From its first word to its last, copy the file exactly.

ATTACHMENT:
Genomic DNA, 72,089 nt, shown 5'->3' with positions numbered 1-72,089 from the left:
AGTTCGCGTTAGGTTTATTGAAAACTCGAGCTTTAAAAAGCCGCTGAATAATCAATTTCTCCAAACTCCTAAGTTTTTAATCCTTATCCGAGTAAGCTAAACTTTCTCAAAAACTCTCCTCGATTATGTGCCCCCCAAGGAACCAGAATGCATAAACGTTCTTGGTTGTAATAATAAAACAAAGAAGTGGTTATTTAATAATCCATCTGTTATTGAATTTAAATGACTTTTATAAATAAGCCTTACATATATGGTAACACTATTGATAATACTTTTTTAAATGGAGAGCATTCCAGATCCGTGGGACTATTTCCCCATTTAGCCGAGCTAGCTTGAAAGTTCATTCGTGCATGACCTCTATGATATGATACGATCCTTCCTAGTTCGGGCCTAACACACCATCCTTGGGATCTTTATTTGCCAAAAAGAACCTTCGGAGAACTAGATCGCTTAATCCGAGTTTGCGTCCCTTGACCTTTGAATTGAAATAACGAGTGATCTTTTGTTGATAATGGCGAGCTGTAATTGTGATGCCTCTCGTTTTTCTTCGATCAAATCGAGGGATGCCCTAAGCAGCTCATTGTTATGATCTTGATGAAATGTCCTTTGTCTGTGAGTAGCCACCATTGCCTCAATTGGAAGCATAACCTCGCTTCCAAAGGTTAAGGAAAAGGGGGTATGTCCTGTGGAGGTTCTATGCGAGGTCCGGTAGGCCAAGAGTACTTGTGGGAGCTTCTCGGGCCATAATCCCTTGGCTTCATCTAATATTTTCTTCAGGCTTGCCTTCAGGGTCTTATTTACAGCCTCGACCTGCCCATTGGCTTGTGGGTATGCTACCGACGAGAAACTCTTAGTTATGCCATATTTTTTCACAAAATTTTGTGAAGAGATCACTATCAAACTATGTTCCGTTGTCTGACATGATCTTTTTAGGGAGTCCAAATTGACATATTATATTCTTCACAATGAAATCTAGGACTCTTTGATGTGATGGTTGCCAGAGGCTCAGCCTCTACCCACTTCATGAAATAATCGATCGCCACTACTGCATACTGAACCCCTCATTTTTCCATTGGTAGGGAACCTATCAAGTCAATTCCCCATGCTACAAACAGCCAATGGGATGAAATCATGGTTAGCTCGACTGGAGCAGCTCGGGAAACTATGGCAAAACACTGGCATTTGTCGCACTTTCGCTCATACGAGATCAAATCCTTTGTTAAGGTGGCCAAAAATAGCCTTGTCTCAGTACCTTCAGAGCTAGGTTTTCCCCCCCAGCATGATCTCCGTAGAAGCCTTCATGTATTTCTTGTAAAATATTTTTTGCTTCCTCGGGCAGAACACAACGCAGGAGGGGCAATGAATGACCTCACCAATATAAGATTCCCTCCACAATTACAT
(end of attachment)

Genomic DNA, 72,089 nt, shown 5'->3' with positions numbered 1-72,089 from the left:
AGTTCGCGTTAGGTTTATTGAAAACTCGAGCTTTAAAAAGCCGCTGAATAATCAATTTCTCCAAACTCCTAAGTTTTTAATCCTTATCCGAGTAAGCTAAACTTTCTCAAAAACTCTCCTCGATTATGTGCCCCCCAAGGAACCAGAATGCATAAACGTTCTTGGTTGTAATAATAAAACAAAGAAGTGGTTATTTAATAATCCATCTGTTATTGAATTTAAATGACTTTTATAAATAAGCCTTACATATATGGTAACACTATTGATAATACTTTTTTAAATGGAGAGCATTCCAGATCCGTGGGACTATTTCCCCATTTAGCCGAGCTAGCTTGAAAGTTCATTCGTGCATGACCTCTATGATATGATACGATCCTTCCTAGTTCGGGCCTAACACACCATCCTTGGGATCTTTATTTGCCAAAAAGAACCTTCGGAGAACTAGATCGCTTAATCCGAGTTTGCGTCCCTTGACCTTTGAATTGAAATAACGAGTGATCTTTTGTTGATAATGGCGAGCTGTAATTGTGATGCCTCTCGTTTTTCTTCGATCAAATCGAGGGATGCCCTAAGCAGCTCATTGTTATGATCTTGATGAAATGTCCTTTGTCTGTGAGTAGCCACCATTGCCTCAATTGGAAGCATAACCTCGCTTCCAAAGGTTAAGGAAAAGGGGGTATGTCCTGTGGAGGTTCTATGCGAGGTCCGGTAGGCCAAGAGTACTTGTGGGAGCTTCTCGGGCCATAATCCCTTGGCTTCATCTAATATTTTCTTCAGGCTTGCCTTCAGGGTCTTATTTACAGCCTCGACCTGCCCATTGGCTTGTGGGTATGCTACCGACGAGAAACTCTTAGTTATGCCATATTTTTTCACAAAATTTTGTGAAGAGATCACTATCAAACTATGTTCCGTTGTCTGACATGATCTTTTTAGGGAGTCCAAATTGACATATTATATTCTTCACAATGAAATCTAGGACTCTTTGATGTGATGGTTGCCAGAGGCTCAGCCTCTACCCACTTCATGAAATAATCGATCGCCACTACTGCATACTGAACCCCTCATTTTTCCATTGGTAGGGAACCTATCAAGTCAATTCCCCATGCTACAAACAGCCAATGGGATGAAATCATGGTTAGCTCGACTGGAGCAGCTCGGGAAACTATGGCAAAACACTGGCATTTGTCGCACTTTCGCTCATACGAGATCAAATCCTTTGTTAAGGTGGCCAAAAATAGCCTTGTCTCAGTACCTTCAGAGCTAGGTTTTCCCCCCCAGCATGATCTCCGTAGAAGCCTTCATGTATTTCTTGTAAAATATTTTTTGCTTCCTCGGGCAGAACACAACGCAGGAGGGGCAATGAATGACCTCACCAATATAAGATTCCCTCCACAATTACAT